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NASA seeks shuttle suitors: Museums may need to cover the costs for retired orbiters

Move over Enterprise: the orbiter on display at the Udvar-Hazy Center in Virginia may be replaced by space shuttle Discovery.
December 17, 2008 — Museums interested in exhibiting NASA's space shuttle orbiters after they're retired in 2010 may need to meet certain requirements set by the space agency on Wednesday, including the ability to underwrite upwards of $40 million in shipping and handling charges.

The prerequisites, which were outlined in a formal request for information posted on NASA's website, seek to insure that the orbiters are properly displayed, that they are used to "inspire the American public and students in particular" and if possible do so without burdening NASA with having to pay for the vehicles' preparation and transfer.

The fee per shuttle, which NASA estimates today will run $42 million (but cautions that the estimates are subject to change) are not for the vehicle itself, but the work needed before it is suitable for exhibition.

"It is really not selling the orbiter, it is the preparation," said NASA spokesman Michael Curie in an interview with collectSPACE, explaining that $28.2 million goes toward "safing" the orbiter, "which is primarily, removing all the hypergolic fuel systems and other environmental hazards from the shuttle," $8 million for making it ready for display and $5.8 million for ferrying it on NASA's modified Boeing 747 to an airport near the museum.

The projected price tag does not include the provision of an indoor, climate-controlled facility to house the shuttle, which NASA requires. Nor does it come with the orbiter's three space shuttle main engines (SSMEs).

A space shuttle main engine on display at the Smithsonian.
According to the request for information, "NASA plans to initially retain flight-worthy SSMEs for technical mitigation and potential programmatic reuse. The Space Shuttle Orbiters that would be available for donation after the end of the program would be offered without flight SSMEs."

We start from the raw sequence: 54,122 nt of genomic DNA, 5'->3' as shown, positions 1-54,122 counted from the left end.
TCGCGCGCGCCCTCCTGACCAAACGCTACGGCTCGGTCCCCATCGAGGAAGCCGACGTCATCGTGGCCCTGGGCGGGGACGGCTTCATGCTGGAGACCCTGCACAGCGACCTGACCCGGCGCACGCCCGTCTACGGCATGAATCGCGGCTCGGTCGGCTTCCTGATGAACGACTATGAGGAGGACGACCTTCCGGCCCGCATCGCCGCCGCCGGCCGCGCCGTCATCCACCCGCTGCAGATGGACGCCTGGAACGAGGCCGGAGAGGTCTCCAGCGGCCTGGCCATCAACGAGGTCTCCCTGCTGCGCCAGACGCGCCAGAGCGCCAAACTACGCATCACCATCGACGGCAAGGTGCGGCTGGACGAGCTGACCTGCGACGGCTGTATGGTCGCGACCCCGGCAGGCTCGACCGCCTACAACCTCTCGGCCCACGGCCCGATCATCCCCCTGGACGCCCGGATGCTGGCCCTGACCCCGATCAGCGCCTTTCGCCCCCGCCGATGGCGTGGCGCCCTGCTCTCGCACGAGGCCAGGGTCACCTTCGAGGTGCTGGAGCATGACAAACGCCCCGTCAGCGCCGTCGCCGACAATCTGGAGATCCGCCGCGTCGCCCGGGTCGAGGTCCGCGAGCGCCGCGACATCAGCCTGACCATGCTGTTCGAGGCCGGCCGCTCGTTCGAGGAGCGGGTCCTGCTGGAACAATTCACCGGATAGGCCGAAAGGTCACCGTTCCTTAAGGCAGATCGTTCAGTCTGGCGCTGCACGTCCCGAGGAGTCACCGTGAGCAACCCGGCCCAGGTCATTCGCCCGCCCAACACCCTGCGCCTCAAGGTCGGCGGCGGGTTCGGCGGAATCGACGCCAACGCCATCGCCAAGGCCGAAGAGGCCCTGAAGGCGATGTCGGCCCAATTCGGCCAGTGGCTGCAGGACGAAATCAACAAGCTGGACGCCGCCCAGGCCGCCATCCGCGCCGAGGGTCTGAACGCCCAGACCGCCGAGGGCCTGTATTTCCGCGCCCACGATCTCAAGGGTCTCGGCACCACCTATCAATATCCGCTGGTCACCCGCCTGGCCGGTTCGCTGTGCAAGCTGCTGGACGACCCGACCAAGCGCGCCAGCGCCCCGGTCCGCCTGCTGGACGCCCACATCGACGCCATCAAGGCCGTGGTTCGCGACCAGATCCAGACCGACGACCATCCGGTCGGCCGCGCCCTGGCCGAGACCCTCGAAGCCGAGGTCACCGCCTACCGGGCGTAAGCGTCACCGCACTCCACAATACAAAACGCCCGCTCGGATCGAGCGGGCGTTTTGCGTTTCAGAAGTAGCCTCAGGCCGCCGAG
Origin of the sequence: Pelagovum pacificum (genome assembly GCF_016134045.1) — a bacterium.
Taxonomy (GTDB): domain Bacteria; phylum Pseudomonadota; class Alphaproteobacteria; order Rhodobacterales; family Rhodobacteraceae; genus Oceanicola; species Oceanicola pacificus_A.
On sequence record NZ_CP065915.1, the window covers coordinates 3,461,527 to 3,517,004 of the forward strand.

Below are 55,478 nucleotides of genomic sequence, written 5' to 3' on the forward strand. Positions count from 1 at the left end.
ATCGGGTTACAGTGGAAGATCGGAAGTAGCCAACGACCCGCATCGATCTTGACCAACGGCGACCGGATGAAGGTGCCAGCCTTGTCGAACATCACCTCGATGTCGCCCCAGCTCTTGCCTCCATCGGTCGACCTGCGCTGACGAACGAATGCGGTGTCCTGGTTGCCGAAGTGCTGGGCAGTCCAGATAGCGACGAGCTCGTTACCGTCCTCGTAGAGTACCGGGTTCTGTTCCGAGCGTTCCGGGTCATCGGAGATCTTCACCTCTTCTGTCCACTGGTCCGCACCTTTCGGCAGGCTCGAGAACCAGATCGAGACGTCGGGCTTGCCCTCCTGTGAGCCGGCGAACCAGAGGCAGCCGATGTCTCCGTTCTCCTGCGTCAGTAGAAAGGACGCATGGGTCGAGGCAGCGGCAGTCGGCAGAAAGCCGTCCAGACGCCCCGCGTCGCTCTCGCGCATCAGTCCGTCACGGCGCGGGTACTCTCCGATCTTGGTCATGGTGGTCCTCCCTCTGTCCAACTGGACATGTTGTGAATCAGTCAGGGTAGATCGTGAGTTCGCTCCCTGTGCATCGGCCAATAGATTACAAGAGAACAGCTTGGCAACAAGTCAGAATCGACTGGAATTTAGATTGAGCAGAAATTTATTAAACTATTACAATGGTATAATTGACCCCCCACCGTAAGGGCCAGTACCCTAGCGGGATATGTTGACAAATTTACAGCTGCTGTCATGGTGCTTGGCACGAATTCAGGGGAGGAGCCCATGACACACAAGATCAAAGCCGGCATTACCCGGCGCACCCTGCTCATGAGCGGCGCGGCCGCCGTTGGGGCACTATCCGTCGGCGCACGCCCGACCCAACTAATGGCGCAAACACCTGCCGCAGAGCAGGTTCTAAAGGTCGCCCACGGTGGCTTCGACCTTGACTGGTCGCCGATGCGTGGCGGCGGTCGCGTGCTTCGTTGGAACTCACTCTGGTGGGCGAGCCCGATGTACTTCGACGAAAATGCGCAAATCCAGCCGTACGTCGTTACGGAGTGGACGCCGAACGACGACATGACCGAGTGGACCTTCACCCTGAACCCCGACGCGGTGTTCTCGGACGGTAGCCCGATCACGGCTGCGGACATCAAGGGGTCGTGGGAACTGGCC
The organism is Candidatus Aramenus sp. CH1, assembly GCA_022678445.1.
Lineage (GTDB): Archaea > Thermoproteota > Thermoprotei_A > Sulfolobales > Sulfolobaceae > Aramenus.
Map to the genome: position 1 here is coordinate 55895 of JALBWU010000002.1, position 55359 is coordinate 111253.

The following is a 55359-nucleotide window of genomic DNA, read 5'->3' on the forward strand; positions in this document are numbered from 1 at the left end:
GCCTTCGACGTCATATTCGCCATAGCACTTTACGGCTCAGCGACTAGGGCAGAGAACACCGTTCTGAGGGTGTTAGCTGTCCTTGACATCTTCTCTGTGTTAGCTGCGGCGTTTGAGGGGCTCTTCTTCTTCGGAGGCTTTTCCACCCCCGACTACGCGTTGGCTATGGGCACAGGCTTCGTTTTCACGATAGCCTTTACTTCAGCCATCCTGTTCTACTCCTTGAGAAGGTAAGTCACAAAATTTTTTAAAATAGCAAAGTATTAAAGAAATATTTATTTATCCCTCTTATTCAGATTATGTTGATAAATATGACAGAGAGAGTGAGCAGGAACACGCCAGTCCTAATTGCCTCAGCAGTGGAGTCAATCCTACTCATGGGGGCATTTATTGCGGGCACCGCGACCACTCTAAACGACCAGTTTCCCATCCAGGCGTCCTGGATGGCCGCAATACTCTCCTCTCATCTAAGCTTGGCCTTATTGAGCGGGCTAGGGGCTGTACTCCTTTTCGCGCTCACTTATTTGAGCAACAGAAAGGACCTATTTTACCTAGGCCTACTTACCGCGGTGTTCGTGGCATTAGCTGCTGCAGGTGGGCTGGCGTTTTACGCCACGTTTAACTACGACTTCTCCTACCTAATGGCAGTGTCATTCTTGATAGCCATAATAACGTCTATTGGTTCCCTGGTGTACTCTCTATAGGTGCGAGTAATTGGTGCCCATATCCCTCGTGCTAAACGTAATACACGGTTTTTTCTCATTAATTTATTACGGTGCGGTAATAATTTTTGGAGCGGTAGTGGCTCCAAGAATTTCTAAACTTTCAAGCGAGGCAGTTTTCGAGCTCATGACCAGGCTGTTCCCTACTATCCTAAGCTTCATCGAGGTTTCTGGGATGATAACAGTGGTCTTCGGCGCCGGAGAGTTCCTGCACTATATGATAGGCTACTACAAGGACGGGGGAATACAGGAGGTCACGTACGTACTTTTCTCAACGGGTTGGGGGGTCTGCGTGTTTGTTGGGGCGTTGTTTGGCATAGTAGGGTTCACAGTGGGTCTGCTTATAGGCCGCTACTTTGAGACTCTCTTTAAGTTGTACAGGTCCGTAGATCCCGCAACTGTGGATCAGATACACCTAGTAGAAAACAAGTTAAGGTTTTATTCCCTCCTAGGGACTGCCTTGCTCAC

NASA can fabricate engine bay covers or mock nozzles for an additional price, offers the document, or museums may choose to request non-flight-worthy unassembled or partially assembled engines, which are estimated to cost between $400,000 and $800,000 per unit, exclusive of the shipping costs.

Curie didn't immediately know why the orbiters and their engines were being donated separately, but speculated it might be to simplify the delivery of the shuttles.

Though NASA has three orbiters -- Discovery, Atlantis and Endeavour -- only two will be available for donation. NASA plans to reserve the third for the Smithsonian's National Air and Space Museum, assuming they too can meet the same financial and facility requirements as the other museums.

"The National Air and Space Museum has been offered the space shuttle Discovery and has to pay the estimated $42 million," stated Curie.

The Smithsonian, which has an agreement with NASA to have first right of refusal on all space flown artifacts, and which previously took possession of all of the United States' crewed spacecraft including the flight test orbiter Enterprise, is not believed to have previously been made to pay the agency for their vehicles.

"We were in a different era then, where we had no eBay and people who were looking to make money off of artifacts," said Curie. "So it was to everyone's advantage to try to provide them to those who might display them."

Valerie Neal, space shuttle curator for the Air and Space Museum, told collectSPACE she was aware of the NASA request for information but was not prepared to comment.

Under their current schedule, NASA expects the orbiters would be available for donation no earlier than Sept. 30, 2011, one year after their final flight. The agency will hold the vehicles in storage at the Kennedy Space Center in Florida until the chosen recipients are ready, but desires to complete their delivery by no later than May 31, 2012.

Science museums, in addition to educational institutions and other appropriate organizations, are being asked to reply to NASA's information request by March 17, 2009. The agency plans to use the data it gathers to judge the feasibility of their donation strategy, as well as perhaps identify specific organizations to receive the orbiters and engines.

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